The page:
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    I wouldn't use sandpaper at all.. A little steel wool will go a long way and will make the guitar play easier. If you don't like it you can buff the shine back.

    Jeff
     
  14. tacorivers

    tacorivers Silver Supporting Member

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    i used micromesh on my Thinskin Fender and it worked great. I hate glossy necks.
     
  15. paintguy

    paintguy Long Hair Hippy Freak Silver Supporting Member

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    BINGO!
     
  16. mbetter

    mbetter Member

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    I guess I came off a little harsh but I really meant to be constructive. I didn't mean to dis your form or anything.

    My main is a Tokai Breezysound mutt with a rosewood board and I ran into the same issue as you when I picked up a 52ri with a sticky, glossy maple board. Specifically focusing on maximizing the horizontal component of the bend and minimizing fingerboard drag helped me improve the speed, accuracy and smoothness of my bending in general.

    What I should have qualified my OP with: I'm a country-kind of guy and quick, accurate bends with time value are a large part of my playing. When attempting smooth, precise bends (notice I didn't say expressive or toneful), I think it's factual to say that one should try to minimize finger contact with the fretboard. The scalloped shredder necks take this to the extreme. I'm not into that but I think that practicing on a sticky board can make you more conscious of your technique and help in the long run.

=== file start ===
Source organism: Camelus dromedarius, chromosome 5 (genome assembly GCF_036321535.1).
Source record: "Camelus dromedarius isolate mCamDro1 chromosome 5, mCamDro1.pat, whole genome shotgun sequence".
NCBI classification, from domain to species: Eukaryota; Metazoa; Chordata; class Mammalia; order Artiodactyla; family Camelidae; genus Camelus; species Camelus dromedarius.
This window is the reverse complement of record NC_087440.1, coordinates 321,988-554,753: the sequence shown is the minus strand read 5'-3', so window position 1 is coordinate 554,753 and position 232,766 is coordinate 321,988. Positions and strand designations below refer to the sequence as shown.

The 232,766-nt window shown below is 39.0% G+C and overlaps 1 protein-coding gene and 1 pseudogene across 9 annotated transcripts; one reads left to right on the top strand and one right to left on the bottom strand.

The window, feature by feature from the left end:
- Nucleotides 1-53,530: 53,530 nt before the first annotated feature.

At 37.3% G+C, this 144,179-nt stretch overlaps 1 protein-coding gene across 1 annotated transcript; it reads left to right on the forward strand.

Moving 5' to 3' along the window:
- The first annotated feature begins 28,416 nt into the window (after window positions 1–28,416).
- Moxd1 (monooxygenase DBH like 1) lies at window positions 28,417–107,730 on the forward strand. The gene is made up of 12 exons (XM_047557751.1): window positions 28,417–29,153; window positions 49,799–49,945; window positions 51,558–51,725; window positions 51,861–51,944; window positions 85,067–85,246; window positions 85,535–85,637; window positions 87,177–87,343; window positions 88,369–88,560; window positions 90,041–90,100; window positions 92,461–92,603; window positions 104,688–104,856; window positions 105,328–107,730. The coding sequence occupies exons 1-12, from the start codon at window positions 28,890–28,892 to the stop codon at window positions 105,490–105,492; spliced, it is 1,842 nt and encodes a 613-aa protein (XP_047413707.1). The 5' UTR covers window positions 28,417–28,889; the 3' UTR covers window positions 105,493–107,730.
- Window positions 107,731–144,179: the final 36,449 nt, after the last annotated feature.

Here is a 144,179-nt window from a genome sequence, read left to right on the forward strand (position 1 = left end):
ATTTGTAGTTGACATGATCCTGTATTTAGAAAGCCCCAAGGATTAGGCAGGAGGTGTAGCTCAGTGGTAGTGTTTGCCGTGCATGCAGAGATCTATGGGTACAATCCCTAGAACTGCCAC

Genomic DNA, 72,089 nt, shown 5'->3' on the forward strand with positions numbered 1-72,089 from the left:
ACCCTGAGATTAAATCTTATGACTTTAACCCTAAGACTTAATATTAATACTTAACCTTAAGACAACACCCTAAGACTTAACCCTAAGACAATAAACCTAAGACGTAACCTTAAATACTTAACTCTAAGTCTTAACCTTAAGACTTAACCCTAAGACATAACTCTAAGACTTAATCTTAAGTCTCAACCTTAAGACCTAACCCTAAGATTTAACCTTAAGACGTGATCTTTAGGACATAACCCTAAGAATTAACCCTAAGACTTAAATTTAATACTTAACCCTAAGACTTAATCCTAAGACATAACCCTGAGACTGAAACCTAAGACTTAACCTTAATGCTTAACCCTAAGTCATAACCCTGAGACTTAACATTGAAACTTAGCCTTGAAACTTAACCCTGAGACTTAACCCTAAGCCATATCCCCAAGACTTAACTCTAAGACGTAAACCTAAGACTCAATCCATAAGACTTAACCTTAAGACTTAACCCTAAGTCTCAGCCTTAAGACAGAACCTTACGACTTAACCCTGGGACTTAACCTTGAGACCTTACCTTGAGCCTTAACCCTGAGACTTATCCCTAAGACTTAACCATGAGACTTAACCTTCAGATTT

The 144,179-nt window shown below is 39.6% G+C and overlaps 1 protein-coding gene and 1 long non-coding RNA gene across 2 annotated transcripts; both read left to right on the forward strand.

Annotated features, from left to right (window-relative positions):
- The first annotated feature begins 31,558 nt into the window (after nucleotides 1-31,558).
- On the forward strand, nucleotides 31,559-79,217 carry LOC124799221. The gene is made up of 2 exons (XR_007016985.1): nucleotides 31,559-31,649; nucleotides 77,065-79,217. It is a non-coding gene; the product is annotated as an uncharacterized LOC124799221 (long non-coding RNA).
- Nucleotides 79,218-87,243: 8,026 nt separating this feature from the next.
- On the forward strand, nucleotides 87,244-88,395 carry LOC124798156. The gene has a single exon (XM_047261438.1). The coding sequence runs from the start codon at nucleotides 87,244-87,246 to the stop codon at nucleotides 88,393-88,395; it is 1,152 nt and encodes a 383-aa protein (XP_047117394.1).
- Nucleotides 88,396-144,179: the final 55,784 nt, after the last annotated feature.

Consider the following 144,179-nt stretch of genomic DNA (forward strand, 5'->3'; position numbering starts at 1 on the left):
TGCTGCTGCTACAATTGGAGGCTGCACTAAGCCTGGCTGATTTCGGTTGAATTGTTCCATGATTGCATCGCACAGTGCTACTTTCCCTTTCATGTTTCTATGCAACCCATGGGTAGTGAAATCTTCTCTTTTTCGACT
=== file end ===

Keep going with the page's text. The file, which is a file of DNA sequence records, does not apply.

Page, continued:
17. Ben R

    Ben R Member

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    I can accept that. No hard feelings. :BEER
     
  18. Leonc

    Leonc Wild Gear Hearder Gold Supporting Member

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    And I'll add my own "Bingo" to this. I use Micromesh too. Tremendous stuff and then no worries about steel wood getting on the pickups. The best feeling necks I've played (other than really nice old ones) were micro-meshed.
     
  19. omni

    omni Member

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    Finger ease will make it slippery.
     
  20. Ben R

    Ben R Member

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    What is this "Micromesh" that you gents speak of? I could look it up (http://www.sisweb.com/micromesh/), but I'm too lazy. ;)

    Plus, I want to hear more about how you guys use it. Actually, which version of the product have you guys used? They seem to have discs, pads, rolls, tape, etc...